(Bloomberg News) Shrinking revenue at U.S. banks, led by Goldman Sachs Group Inc. and Citigroup Inc., may continue to fall as the industry heads into what could be its slowest period of growth since the Great Depression.

After the six largest U.S. banks posted record revenue in 2009, combined net revenue fell by an average of 8% in the third quarter from a year earlier and 16.3% over the last two quarters, according to data compiled by Bloomberg. Revenue so far this year is down by 4.1%, driven by declines in everything from trading at Goldman Sachs to home lending at Bank of America Corp. New laws restricting account and credit-card fees, as well as derivatives and capital rules, are also squeezing lenders.

Next year will kick off a decade that will bring the "worst revenue growth" for U.S. banks in 80 years, according to Mike Mayo, a banking analyst at Credit Agricole Securities USA Inc. in New York. Net revenue at U.S. commercial lenders has expanded at a slower pace in each of the last three decades, falling to 6% in the last decade from 12% in the 1970s, according to Federal Deposit Insurance Corp. data.

"Revenues aren't just weak for this quarter, or even for this upcoming year, but for the entire upcoming decade," said Mayo, a former Federal Reserve analyst who has more than 20 years of industry experience. "The speed limit's been lowered for how fast banks can drive earnings."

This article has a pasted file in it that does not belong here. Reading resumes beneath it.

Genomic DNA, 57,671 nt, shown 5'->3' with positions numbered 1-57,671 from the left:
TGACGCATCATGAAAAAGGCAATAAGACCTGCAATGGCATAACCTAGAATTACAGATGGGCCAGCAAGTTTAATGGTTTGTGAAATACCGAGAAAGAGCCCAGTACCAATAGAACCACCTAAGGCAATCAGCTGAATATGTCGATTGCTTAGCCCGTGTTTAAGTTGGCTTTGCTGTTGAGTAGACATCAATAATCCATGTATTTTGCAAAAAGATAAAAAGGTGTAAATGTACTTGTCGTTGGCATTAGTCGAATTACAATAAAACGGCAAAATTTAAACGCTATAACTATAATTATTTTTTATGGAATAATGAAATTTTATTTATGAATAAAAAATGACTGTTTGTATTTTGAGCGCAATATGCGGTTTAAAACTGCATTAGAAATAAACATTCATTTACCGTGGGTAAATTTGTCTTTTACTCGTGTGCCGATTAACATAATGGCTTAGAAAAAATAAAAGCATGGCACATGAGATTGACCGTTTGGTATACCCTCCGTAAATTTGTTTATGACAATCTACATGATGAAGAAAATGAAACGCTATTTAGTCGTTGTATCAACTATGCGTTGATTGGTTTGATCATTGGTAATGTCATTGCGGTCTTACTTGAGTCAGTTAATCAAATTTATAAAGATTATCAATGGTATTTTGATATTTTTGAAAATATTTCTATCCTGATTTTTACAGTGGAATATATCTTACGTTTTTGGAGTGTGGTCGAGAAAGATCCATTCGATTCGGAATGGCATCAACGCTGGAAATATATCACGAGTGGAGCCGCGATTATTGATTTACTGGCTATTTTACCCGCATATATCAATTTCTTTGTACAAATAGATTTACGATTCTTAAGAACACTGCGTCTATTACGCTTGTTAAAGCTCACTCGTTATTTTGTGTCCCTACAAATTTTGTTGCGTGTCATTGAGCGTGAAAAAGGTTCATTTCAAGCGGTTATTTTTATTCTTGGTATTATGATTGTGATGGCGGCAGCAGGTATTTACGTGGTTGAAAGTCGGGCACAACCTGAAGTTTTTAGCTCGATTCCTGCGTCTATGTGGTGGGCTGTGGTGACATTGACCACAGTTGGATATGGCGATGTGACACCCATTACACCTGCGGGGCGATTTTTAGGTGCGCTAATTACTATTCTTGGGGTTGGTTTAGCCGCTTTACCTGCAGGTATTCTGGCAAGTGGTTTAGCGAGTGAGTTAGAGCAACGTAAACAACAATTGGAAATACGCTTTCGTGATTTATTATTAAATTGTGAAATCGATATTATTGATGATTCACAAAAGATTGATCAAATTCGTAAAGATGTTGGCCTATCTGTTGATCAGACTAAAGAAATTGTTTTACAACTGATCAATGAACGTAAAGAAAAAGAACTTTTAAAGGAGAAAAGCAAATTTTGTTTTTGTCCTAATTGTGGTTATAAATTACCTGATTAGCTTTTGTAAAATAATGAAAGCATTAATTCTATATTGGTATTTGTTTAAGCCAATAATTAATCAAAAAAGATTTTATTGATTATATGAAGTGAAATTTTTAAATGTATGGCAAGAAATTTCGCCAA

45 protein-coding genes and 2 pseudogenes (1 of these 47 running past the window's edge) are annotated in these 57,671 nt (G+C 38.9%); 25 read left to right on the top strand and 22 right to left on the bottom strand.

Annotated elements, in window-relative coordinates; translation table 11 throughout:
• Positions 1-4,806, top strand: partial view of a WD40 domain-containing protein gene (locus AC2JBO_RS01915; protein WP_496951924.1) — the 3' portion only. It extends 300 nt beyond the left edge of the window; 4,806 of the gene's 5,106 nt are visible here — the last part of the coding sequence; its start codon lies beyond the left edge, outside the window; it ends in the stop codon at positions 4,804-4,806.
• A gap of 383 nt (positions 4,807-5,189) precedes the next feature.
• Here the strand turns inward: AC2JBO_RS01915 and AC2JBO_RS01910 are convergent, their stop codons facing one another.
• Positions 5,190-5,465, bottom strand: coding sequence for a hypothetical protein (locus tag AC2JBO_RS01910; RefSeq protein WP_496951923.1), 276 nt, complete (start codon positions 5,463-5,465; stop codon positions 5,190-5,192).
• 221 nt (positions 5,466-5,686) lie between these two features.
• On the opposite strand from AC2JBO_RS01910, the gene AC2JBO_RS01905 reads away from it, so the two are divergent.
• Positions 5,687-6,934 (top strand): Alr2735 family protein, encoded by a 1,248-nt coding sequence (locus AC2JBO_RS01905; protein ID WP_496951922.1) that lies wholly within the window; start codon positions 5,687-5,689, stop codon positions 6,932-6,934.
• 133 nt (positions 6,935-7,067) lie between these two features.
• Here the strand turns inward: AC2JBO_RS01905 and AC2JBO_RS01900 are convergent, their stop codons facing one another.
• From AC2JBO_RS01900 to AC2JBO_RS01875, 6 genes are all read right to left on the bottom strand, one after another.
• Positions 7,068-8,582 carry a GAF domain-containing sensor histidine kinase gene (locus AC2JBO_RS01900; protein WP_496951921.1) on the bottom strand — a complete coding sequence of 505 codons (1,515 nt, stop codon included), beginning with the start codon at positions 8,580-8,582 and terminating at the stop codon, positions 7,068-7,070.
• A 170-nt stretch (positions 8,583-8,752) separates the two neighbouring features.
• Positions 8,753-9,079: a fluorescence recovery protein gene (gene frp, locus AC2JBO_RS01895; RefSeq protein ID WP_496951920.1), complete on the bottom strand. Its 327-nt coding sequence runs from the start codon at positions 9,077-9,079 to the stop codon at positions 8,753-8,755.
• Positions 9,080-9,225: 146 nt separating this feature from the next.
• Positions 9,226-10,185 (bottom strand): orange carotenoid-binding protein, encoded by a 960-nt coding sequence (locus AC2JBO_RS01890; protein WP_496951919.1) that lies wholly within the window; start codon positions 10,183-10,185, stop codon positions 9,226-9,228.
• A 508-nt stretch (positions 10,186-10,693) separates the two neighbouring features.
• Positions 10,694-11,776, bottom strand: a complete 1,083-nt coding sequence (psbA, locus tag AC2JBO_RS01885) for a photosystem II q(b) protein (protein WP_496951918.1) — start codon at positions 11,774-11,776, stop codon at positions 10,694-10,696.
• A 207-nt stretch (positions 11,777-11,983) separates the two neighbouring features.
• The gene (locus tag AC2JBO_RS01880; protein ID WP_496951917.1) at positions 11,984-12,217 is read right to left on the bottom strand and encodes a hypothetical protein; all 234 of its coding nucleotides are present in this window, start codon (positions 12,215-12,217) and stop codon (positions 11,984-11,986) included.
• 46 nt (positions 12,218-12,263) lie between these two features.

The trend over the last two quarters is hitting almost every line of income statements and is spread across the sector, affecting investment banks, consumer banks and commercial lenders. It's eating away at profits, depressing stock prices and threatening bonuses and new hiring.

BofA, JPMorgan

The 17.6% drop in net revenue since March 31 at Charlotte, North Carolina-based Bank of America, the largest U.S. bank by assets, came mostly from its mortgage-lending and credit-card businesses. The company reported a $7.3 billion loss in the third quarter after taking a $10.4 billion goodwill writedown against new debit-card laws.

JPMorgan Chase & Co., where revenue dropped 13.9% over the same time frame, has been hurt by bad credit-card loans. Revenue from credit cards at the New York-based lender, the second-largest in the U.S., fell more than 17.6% in the third quarter from a year earlier.

The bank's revenue is also suffering, along with the rest of the industry, from new restrictions on the fees it can charge for credit cards, checking accounts and other consumer services. Chief Executive Officer Jamie Dimon, 54, told analysts Oct. 14 that the bank will lose about $750 million in profit as a result. He also said new derivatives rules will cost $1 billion in lost revenue.

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